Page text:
Grammar and Vocabulary of the Samoan Language
The Samoan is a branch of the Malay-Polynesian language, which is spread over the whole island world of the Pacific Ocean from Madagascar to South America, and is to be found (with its various dialects) in the Melanesian, Malayan, and Polynesian groups of islands. It is one of the numerous Polynesian tongues which are in use over the eastern and south-eastern area of Malay-Polynesia, extending, roughly, from New Zealand to the Hawaiian Islands.
The Samoan alphabet is comprised of only fourteen letters—five vowels, a, e, i, o, u, and nine consonants, f, g, l, m, n, p, s, t, v; d and b are never used; h, k, and r only occurring in words of foreign origin, as auro, gold; areto, bread; ki, key. All words have a vowel termination, and their etymological forms are constructed by the employment of particles attached to the roots, thereby forming agglutinative or polysynthetic words, the particles bcing sometimes strung one after the other throughout an entire sentence. For example: fa'a, to cause, and 'uma, quite, all; fa'a'uma, to finish, terminate; fia, to be willing; inu, to drink; fiainu, to be thirsty; and so on (adopted from the introduction).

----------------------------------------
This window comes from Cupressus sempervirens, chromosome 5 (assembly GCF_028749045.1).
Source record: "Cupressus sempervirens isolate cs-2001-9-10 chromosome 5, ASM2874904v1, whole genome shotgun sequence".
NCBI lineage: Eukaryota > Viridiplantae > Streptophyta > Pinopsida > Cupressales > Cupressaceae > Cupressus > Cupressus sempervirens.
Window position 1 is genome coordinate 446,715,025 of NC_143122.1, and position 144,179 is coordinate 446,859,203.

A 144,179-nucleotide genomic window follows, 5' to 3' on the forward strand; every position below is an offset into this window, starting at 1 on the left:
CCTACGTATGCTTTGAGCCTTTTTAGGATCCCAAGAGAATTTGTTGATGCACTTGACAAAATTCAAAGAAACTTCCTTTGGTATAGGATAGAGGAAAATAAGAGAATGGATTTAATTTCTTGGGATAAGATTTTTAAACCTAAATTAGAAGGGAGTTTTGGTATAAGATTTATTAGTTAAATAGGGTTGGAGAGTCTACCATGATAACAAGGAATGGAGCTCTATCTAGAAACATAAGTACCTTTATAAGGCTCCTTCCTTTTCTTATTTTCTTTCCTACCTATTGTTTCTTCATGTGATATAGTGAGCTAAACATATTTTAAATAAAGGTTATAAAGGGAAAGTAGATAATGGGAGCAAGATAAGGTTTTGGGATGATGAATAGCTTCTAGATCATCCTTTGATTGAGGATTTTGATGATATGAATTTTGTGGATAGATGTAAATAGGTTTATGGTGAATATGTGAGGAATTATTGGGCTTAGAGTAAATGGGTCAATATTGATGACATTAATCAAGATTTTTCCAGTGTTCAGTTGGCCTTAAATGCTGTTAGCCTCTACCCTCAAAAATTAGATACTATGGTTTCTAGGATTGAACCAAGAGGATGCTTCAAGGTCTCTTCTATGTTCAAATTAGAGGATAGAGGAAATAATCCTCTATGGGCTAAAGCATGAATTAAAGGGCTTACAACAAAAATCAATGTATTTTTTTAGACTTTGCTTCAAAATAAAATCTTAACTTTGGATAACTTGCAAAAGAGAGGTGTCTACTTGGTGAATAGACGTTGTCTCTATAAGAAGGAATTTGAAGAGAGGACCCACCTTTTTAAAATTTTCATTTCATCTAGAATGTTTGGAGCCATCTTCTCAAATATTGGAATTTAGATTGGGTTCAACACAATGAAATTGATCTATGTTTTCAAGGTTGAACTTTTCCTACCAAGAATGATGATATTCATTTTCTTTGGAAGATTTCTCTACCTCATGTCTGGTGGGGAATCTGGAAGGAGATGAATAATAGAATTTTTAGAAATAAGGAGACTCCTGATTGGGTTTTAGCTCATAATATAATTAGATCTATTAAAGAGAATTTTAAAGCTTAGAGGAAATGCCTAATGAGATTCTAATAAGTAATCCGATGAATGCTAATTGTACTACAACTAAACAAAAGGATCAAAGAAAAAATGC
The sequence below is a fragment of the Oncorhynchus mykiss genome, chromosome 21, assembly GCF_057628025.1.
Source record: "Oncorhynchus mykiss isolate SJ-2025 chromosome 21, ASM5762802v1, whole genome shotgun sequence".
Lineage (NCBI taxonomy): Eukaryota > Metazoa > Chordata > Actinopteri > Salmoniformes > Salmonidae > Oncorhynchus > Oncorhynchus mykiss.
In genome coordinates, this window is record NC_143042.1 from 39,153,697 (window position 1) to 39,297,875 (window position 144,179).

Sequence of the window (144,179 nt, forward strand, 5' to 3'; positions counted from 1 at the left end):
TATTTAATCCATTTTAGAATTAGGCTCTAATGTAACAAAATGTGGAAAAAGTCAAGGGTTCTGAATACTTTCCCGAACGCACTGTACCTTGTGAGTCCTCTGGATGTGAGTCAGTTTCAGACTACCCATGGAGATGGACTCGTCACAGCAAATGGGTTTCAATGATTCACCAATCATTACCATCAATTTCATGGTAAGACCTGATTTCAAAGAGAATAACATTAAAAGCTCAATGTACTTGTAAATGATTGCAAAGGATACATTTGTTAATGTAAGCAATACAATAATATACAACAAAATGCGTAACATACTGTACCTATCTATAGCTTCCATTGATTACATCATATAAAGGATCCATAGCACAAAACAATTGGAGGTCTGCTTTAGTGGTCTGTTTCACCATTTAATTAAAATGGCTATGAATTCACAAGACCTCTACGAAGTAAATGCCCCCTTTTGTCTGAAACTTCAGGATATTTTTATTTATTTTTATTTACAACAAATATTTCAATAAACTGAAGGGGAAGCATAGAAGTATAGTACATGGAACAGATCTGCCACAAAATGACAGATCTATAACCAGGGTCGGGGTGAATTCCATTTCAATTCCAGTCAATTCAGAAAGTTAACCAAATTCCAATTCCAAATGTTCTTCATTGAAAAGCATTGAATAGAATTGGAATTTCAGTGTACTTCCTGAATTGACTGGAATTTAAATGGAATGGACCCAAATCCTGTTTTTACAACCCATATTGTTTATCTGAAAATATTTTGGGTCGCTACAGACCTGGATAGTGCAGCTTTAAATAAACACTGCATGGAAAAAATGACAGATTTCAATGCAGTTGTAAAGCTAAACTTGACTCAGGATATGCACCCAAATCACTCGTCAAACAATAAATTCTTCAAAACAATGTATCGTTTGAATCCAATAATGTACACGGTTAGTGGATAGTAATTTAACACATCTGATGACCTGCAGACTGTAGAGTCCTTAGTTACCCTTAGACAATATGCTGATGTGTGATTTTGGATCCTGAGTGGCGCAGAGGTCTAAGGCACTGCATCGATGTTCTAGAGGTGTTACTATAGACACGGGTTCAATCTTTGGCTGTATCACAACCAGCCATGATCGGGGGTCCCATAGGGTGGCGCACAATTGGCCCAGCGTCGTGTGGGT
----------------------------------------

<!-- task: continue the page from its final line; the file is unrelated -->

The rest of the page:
Contents: Pronunciation, word system (noun, adjective, pronouns, the verb, numerals, etc.), selections for reading, remarks on some of the points of similarity between the Samoan and the Tahitian and Maori languages, vocabulary. This re-edition has been published as no. 30 in the LINCOM Gramatica (LINGram) series (originally published 1918, London, written in English, translated from German by Arnold B. Stock).
ISBN 9783862900299. LINCOM Gramatica 30. 160pp. 2010.